What is HMPV? ‘Most important virus you’ve never heard of’ spikes 36%: CDC

What is HMPV? ‘Most important virus you’ve never heard of’ spikes 36%: CDC

Human Metapneumovirus A virus no one has ever heard of has spread across the United States, causing a 36% increase in cases in 2023, according to new data from the Centers for Disease Control and Prevention. 

According to the Cleveland Clinic, human metanupneumovirus, or HMPV, is a respiratory disease that causes common cold-like symptoms: cough, fever, congestion, runny nose, sore throat and shortness of breath.

Therefore, most people believe they have a cold or the flu, but in young children, older adults, and people with weakened immune systems, HMPV can cause illness severe enough to send them to the hospital. 

It’s no surprise that most people have never heard of HMPV – the virus wasn’t even discovered until 2001. 

When scientists tested blood samples in the 1950s, they found evidence that the virus had been circulating for at least 50 years, reports CNN. 

Still, I think many people, even in health care, are unfamiliar with this virus,” John V. Williams, professor of pediatrics, microbiology and molecular genetics at the University of Pittsburgh, told The Conversation.

HMPV is “the most important virus you’ve never heard of,” Williams said. 

HMPV cases typically increase in January, peak in March and April, then decline in May when the weather warms.

The 2023 surge in HMPV cases could be due to people wearing masks during the COVID-19 pandemic and having low immunity after years of social distancing. 

HMPV Treatment 

Most people with HMPV infection get better after a few days of rest, drinking fluids, and taking over-the-counter decongestants and pain medicines.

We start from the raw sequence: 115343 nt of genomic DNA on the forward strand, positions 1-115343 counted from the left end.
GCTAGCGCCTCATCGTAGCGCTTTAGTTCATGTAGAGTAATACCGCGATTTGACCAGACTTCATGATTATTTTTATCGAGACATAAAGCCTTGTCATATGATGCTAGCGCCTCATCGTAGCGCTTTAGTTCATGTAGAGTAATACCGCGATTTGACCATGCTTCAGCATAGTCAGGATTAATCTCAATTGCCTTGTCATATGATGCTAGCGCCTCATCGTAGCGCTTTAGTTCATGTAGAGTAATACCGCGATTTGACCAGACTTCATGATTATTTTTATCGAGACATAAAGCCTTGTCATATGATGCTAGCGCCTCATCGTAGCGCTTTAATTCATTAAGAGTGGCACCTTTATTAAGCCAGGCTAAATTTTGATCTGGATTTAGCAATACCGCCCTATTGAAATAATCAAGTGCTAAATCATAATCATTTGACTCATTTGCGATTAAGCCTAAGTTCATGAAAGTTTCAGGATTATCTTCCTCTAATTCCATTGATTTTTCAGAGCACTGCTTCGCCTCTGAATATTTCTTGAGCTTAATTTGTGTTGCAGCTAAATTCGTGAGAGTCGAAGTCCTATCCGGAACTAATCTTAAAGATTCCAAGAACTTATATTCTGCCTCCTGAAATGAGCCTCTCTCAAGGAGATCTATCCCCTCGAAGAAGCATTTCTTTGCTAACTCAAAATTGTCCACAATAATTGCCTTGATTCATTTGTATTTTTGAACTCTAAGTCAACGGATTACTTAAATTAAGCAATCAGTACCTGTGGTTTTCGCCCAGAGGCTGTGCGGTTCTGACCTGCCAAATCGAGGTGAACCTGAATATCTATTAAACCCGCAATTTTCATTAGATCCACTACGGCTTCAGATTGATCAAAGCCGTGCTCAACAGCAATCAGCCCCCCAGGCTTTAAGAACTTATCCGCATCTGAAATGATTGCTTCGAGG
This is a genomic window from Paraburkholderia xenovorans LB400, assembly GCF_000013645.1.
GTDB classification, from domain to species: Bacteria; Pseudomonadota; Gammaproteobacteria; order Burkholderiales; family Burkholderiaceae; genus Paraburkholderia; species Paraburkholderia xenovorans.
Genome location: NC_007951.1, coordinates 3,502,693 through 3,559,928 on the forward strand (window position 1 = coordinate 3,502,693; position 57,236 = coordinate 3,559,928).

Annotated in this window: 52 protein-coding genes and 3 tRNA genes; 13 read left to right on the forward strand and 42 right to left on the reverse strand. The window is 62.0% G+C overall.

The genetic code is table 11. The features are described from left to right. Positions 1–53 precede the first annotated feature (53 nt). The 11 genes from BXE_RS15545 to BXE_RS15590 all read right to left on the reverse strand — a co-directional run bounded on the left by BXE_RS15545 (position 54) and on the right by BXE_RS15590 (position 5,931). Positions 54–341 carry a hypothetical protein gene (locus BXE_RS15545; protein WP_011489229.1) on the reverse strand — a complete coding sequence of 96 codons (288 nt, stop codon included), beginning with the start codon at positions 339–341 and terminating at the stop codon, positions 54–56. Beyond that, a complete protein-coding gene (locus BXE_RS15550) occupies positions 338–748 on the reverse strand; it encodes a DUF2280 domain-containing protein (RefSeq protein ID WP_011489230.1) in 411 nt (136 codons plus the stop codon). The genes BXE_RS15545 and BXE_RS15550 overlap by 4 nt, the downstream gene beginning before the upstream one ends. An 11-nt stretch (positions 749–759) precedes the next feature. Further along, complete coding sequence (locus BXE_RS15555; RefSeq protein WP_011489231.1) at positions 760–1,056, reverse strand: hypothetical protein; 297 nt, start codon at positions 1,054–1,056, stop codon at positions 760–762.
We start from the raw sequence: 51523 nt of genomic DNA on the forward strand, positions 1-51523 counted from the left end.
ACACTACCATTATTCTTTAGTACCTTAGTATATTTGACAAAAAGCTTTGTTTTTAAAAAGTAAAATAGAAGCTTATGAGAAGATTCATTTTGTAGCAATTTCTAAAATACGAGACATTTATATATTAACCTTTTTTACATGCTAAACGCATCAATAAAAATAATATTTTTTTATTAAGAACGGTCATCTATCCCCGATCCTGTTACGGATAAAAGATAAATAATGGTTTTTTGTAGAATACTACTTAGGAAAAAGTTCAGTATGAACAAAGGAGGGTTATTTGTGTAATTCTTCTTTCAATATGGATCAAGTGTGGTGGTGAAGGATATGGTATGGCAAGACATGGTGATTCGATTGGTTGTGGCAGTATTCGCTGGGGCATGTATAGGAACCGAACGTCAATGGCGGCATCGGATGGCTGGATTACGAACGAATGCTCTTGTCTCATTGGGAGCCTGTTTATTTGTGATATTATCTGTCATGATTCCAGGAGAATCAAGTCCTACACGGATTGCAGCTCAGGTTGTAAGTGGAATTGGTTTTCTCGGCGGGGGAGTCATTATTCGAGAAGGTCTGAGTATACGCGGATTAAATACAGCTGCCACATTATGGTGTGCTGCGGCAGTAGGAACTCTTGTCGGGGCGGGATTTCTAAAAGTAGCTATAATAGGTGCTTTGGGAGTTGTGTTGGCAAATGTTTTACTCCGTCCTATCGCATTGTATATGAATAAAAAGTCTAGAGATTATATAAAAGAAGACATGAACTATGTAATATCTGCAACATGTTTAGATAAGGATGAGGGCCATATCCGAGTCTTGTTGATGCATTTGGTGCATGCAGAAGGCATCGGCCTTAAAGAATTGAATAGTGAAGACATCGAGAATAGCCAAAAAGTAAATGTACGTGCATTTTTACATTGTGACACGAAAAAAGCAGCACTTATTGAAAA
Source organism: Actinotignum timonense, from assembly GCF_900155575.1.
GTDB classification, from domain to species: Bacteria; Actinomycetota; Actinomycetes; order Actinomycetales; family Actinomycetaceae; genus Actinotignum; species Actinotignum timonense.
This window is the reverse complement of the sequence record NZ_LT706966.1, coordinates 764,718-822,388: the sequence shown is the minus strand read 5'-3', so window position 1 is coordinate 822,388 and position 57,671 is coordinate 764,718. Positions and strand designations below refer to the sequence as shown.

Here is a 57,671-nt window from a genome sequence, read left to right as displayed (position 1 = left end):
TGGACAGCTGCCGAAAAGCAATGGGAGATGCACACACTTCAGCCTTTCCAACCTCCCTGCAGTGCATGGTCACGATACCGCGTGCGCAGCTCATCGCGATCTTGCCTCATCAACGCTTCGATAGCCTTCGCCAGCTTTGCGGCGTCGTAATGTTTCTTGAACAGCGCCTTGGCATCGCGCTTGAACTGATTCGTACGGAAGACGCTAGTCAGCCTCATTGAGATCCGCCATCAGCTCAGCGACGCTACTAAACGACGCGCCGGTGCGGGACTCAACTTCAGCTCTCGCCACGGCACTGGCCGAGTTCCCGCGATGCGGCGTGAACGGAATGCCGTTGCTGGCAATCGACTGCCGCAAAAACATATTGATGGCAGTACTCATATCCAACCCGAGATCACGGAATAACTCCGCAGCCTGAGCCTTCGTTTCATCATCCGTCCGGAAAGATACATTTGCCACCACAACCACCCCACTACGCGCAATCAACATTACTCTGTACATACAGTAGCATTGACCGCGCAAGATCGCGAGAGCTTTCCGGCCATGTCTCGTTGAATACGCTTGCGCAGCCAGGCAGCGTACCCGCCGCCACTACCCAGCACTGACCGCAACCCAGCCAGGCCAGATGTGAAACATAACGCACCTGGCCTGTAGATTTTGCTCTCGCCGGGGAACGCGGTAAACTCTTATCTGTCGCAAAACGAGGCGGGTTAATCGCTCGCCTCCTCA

What is HMPV? 'Most important virus you've never heard of' spikes 36%: CDC
What is HMPV? ‘Most important virus you’ve never heard of’ spikes 36%: CDC

Most children will have had HMPV by the time they reach the age of 5.

But for some young children, the disease can take a troubling turn. 

HMPV in infants 

In a 2015 study from the Journal of the Pediatric Infectious Diseases Society, babies and children under the age of 2 were most likely to be hospitalized with HMPV.

And 18% of hospitalized children were treated in the intensive care unit, while 6% required mechanical ventilation due to difficulty breathing. 

A study published in The Lancet estimated that in 2018, HMPV caused 643,000 hospitalizations and 16,100 deaths among children under the age of 5 worldwide.

There is currently no cure or vaccine for the disease, but that may soon change.

Moderna, the maker of the COVID-19 vaccine, has started early clinical trials of a vaccine against HMPV.

Until such a vaccine is developed, doctors recommend taking the usual precautions against HMPV and other respiratory viruses: washing your hands regularly, avoiding people who are sick, and staying home if you feel sick. 

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